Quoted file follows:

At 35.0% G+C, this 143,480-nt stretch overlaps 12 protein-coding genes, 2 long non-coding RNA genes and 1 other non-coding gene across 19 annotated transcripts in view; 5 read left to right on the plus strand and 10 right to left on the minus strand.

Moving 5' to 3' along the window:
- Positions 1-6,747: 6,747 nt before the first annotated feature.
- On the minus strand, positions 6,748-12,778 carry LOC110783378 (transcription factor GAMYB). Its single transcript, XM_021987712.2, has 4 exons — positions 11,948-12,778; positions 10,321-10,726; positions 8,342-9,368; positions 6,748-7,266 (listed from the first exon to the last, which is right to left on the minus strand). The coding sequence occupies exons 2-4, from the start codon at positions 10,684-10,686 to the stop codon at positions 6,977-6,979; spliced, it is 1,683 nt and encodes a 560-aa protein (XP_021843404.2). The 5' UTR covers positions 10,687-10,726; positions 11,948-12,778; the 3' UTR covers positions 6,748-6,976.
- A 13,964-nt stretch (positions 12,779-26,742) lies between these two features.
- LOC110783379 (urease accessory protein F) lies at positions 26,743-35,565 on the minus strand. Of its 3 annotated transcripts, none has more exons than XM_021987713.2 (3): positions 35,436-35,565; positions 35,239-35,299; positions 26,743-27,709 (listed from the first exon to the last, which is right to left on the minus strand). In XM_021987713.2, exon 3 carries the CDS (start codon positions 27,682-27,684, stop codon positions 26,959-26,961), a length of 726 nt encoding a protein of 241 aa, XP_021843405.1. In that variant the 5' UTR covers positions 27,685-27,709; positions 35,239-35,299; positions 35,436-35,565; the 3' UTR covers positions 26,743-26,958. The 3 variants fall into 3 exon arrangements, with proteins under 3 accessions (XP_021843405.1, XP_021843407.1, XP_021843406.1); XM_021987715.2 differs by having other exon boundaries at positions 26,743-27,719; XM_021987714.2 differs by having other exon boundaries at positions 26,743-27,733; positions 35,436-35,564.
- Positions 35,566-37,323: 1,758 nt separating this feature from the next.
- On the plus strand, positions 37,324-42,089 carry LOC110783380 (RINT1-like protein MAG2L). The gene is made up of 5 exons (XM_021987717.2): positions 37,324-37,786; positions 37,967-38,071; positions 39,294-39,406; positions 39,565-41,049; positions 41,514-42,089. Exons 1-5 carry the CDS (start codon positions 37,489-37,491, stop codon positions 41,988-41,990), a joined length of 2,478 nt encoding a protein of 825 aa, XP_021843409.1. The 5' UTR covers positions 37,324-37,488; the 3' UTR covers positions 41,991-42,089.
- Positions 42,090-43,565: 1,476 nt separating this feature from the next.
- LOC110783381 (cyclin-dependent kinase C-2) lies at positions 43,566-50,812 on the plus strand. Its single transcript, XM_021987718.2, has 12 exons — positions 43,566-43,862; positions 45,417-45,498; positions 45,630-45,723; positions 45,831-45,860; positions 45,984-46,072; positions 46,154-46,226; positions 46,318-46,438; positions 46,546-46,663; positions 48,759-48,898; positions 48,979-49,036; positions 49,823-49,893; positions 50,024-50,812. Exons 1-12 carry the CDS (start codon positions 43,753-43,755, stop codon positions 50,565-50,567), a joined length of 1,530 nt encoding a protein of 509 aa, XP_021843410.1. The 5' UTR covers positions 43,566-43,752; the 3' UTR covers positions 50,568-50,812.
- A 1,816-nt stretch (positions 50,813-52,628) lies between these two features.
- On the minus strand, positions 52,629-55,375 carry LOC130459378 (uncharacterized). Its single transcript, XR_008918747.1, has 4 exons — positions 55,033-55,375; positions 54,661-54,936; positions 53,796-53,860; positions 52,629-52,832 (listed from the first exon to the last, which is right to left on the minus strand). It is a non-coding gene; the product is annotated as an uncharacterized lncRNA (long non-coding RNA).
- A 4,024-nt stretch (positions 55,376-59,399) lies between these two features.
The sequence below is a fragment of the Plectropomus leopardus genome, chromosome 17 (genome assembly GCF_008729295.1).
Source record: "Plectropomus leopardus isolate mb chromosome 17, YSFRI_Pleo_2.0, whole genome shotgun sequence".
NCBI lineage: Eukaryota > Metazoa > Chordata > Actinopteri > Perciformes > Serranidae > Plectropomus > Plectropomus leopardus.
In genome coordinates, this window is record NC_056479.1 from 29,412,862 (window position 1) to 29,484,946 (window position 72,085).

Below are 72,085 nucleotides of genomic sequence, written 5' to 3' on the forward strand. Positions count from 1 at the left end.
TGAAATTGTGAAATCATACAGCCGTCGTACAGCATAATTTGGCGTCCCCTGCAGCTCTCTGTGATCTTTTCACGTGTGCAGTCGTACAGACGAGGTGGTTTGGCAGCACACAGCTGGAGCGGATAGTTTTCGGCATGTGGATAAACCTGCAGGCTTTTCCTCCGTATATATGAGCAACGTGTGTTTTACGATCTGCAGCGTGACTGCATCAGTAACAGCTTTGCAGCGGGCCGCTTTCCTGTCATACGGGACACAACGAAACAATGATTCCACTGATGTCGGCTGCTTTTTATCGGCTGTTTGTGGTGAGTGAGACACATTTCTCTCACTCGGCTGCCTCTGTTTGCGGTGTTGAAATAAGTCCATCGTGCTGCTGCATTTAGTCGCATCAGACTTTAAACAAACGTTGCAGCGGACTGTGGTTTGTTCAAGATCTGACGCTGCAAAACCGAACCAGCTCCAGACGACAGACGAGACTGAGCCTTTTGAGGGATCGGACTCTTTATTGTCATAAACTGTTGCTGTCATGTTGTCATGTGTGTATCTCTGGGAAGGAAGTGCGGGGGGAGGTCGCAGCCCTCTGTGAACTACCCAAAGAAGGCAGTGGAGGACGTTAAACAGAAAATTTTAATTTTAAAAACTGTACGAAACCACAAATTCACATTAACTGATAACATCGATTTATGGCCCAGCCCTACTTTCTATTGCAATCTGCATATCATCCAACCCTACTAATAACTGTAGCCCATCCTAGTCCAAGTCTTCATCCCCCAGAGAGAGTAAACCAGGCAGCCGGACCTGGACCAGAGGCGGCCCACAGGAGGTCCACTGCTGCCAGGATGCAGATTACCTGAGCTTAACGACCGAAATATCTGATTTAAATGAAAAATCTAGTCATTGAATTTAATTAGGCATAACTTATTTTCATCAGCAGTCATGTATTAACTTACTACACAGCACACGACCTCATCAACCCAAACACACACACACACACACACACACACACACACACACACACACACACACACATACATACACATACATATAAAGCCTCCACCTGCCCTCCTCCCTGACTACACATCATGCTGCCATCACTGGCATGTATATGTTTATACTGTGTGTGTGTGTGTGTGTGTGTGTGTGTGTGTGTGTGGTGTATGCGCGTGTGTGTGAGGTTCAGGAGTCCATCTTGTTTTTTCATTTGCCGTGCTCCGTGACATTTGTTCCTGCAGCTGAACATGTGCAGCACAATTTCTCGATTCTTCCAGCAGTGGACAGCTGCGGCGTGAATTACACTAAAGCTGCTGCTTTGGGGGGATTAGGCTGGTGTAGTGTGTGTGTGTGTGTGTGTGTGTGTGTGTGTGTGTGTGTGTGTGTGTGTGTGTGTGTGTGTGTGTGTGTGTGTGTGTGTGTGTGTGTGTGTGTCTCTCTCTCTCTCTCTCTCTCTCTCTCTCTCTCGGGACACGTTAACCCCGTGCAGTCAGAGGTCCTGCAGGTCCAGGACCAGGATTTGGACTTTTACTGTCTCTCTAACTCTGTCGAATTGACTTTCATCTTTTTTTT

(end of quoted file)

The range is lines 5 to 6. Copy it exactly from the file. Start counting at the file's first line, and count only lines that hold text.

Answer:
- A 13,964-nt stretch (positions 12,779-26,742) lies between these two features.
- LOC110783379 (urease accessory protein F) lies at positions 26,743-35,565 on the minus strand. Of its 3 annotated transcripts, none has more exons than XM_021987713.2 (3): positions 35,436-35,565; positions 35,239-35,299; positions 26,743-27,709 (listed from the first exon to the last, which is right to left on the minus strand). In XM_021987713.2, exon 3 carries the CDS (start codon positions 27,682-27,684, stop codon positions 26,959-26,961), a length of 726 nt encoding a protein of 241 aa, XP_021843405.1. In that variant the 5' UTR covers positions 27,685-27,709; positions 35,239-35,299; positions 35,436-35,565; the 3' UTR covers positions 26,743-26,958. The 3 variants fall into 3 exon arrangements, with proteins under 3 accessions (XP_021843405.1, XP_021843407.1, XP_021843406.1); XM_021987715.2 differs by having other exon boundaries at positions 26,743-27,719; XM_021987714.2 differs by having other exon boundaries at positions 26,743-27,733; positions 35,436-35,564.